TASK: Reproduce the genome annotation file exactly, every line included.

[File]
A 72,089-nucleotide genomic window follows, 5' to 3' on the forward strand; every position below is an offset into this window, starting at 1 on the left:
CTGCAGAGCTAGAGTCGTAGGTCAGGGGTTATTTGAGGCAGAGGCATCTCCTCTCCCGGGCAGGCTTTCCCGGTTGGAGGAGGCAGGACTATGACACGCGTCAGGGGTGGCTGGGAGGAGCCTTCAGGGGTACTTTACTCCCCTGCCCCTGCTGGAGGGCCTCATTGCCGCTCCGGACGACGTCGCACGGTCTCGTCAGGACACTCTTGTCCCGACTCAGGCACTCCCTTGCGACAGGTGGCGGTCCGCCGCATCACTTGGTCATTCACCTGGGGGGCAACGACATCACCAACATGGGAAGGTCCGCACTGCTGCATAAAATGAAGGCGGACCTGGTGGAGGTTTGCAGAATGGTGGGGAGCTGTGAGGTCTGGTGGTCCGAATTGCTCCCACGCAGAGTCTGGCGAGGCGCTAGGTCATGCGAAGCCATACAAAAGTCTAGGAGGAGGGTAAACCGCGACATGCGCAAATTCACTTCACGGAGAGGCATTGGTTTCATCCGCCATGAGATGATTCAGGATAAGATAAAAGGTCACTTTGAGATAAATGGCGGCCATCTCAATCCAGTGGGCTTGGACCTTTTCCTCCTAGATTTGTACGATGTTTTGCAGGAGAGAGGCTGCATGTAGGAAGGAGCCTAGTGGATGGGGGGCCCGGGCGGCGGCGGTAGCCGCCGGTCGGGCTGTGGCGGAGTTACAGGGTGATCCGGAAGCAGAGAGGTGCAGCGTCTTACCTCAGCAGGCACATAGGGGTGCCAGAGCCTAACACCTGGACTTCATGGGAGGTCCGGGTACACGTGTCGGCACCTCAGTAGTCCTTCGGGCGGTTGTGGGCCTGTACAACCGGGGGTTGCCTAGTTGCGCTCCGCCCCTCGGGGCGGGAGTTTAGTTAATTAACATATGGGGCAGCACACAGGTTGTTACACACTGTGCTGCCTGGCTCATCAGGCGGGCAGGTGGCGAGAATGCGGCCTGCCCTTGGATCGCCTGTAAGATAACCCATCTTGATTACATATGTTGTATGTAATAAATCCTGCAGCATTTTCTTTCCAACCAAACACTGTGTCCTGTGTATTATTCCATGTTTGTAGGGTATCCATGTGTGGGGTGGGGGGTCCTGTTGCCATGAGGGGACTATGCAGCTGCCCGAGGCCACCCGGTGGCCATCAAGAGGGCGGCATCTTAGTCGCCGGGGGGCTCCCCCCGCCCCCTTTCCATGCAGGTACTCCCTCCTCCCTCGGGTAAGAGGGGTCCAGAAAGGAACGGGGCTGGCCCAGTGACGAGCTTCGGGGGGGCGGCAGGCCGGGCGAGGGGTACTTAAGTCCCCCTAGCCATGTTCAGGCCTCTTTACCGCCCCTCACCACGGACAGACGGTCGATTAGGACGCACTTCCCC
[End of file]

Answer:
A 72,089-nucleotide genomic window follows, 5' to 3' on the forward strand; every position below is an offset into this window, starting at 1 on the left:
CTGCAGAGCTAGAGTCGTAGGTCAGGGGTTATTTGAGGCAGAGGCATCTCCTCTCCCGGGCAGGCTTTCCCGGTTGGAGGAGGCAGGACTATGACACGCGTCAGGGGTGGCTGGGAGGAGCCTTCAGGGGTACTTTACTCCCCTGCCCCTGCTGGAGGGCCTCATTGCCGCTCCGGACGACGTCGCACGGTCTCGTCAGGACACTCTTGTCCCGACTCAGGCACTCCCTTGCGACAGGTGGCGGTCCGCCGCATCACTTGGTCATTCACCTGGGGGGCAACGACATCACCAACATGGGAAGGTCCGCACTGCTGCATAAAATGAAGGCGGACCTGGTGGAGGTTTGCAGAATGGTGGGGAGCTGTGAGGTCTGGTGGTCCGAATTGCTCCCACGCAGAGTCTGGCGAGGCGCTAGGTCATGCGAAGCCATACAAAAGTCTAGGAGGAGGGTAAACCGCGACATGCGCAAATTCACTTCACGGAGAGGCATTGGTTTCATCCGCCATGAGATGATTCAGGATAAGATAAAAGGTCACTTTGAGATAAATGGCGGCCATCTCAATCCAGTGGGCTTGGACCTTTTCCTCCTAGATTTGTACGATGTTTTGCAGGAGAGAGGCTGCATGTAGGAAGGAGCCTAGTGGATGGGGGGCCCGGGCGGCGGCGGTAGCCGCCGGTCGGGCTGTGGCGGAGTTACAGGGTGATCCGGAAGCAGAGAGGTGCAGCGTCTTACCTCAGCAGGCACATAGGGGTGCCAGAGCCTAACACCTGGACTTCATGGGAGGTCCGGGTACACGTGTCGGCACCTCAGTAGTCCTTCGGGCGGTTGTGGGCCTGTACAACCGGGGGTTGCCTAGTTGCGCTCCGCCCCTCGGGGCGGGAGTTTAGTTAATTAACATATGGGGCAGCACACAGGTTGTTACACACTGTGCTGCCTGGCTCATCAGGCGGGCAGGTGGCGAGAATGCGGCCTGCCCTTGGATCGCCTGTAAGATAACCCATCTTGATTACATATGTTGTATGTAATAAATCCTGCAGCATTTTCTTTCCAACCAAACACTGTGTCCTGTGTATTATTCCATGTTTGTAGGGTATCCATGTGTGGGGTGGGGGGTCCTGTTGCCATGAGGGGACTATGCAGCTGCCCGAGGCCACCCGGTGGCCATCAAGAGGGCGGCATCTTAGTCGCCGGGGGGCTCCCCCCGCCCCCTTTCCATGCAGGTACTCCCTCCTCCCTCGGGTAAGAGGGGTCCAGAAAGGAACGGGGCTGGCCCAGTGACGAGCTTCGGGGGGGCGGCAGGCCGGGCGAGGGGTACTTAAGTCCCCCTAGCCATGTTCAGGCCTCTTTACCGCCCCTCACCACGGACAGACGGTCGATTAGGACGCACTTCCCC